Personal Injury From Food Poisoning
When you visit a restaurant, the last thing on your mind is likely to be food poisoning. But unfortunately, it does happen and when it does it can leave you not only with a great deal of suffering but also with financial losses such as lost income. This article provides an introduction to your rights if that unfortunate event should occur.
How a restaurant liable for food poisoning
If something is wrong with the food at a restaurant even if it doesn’t amount to poisoning, the first thing most people would do is to make a simple complaint. Sometimes this might result in a reduction in the bill or perhaps a free drink or two depending on the fault. But don’t forget that if you’re buying the food, you’ll have entered into a contract with the restaurant. What this means is that the restaurant is then contractually obliged to provide you with what you agreed and failure to do so can amount to a breach of the contract.
The legal standard of restaurant food: it must be of satisfactory quality
As well as any explicit terms of the contract, if you were acting as a consumer and the restaurant as a business then section 14(2) of The Sale of Goods Act 1979 implies a term that the goods will be of satisfactory quality. What’s more, section 14(2B) provides that quality includes “fitness for all the purposes for which goods of the kind in question are commonly supplied”. So if the goods are not of satisfactory quality then you’re not asking any sort of favour or merely relying upon goodwill by seeking redress. Instead, you can look to enforce your contractual rights.
In addition to contract, there may also be a claim for negligence, particularly for those who didn’t actually pay for the food.
Consumer Protection Act 1987
Another avenue for a potential claim is The Consumer Protection Act 1987 which imposes what lawyers call strict liability if particular circumstances are satisfied. This allows claims against the producer of the food, those who add their own label onto food and also importers. It can also potentially apply to the supplier if they fail to answer a request for details about the groups set out above for the particular product. To prove liability the food have had a defect which is satisfied “if the safety of the product is not such as persons generally are entitled to expect”.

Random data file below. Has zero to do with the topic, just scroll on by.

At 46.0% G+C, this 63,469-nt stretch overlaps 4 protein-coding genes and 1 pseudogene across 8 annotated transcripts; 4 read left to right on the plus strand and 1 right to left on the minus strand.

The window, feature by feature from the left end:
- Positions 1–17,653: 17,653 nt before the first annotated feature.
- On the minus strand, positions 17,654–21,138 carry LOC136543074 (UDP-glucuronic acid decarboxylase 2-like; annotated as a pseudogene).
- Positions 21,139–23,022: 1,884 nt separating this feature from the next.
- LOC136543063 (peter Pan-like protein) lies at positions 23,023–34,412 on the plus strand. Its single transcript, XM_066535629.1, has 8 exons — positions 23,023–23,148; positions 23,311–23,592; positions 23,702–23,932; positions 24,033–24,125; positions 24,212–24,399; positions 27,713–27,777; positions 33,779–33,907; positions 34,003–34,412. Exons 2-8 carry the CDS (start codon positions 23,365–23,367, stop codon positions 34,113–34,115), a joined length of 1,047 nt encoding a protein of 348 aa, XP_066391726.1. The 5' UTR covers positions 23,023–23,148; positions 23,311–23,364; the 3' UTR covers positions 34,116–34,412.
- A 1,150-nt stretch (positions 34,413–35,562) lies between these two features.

Proving food poisoning was caused by a restaurant
A very important consideration with all types of claim is the need to prove that the food in question in fact caused the injury. Evidence as to the injury might include a doctor’s report and even a report on a stool sample which had been sent off for analysis. Then evidence might need to be gathered about the restaurant itself and a link sought for the particular type of bacteria in question. In this respect, bear in mind that there are various pieces of health and safety legislation which govern restaurants and food more generally. These include The Food Safety Act 1990 (as amended) which is enforced by Environmental Health Officers working for local authorities. So if you want to bring a claim it might be worth considering making contact with such an officer.
Level of compensation awarded for food poisoning can depend on your lawyer
If the claim is a serious one then a restaurant might well pass it on to its insurers and the claim could become more formalised. But if the food poisoning was very minor and there were no other losses then it might well be that the restaurant simply wants to settle the claim and avoid further ill will and bad publicity. Indeed this might well be the case in any event given the potential adverse effect on business of defending and losing such a claim. Either way, these claims can sometimes be quite technical, particularly in relation to evidence and so this is an area where an experienced legal practitioner might well be able to add real value.
Please note that this article is correct as at 1 September 2013. It does not constitute nor is any substitute for legal advice. Any Crown Copyright material is reproduced with the permission of the Controller of OPSI and the Queen’s Printer for Scotland.
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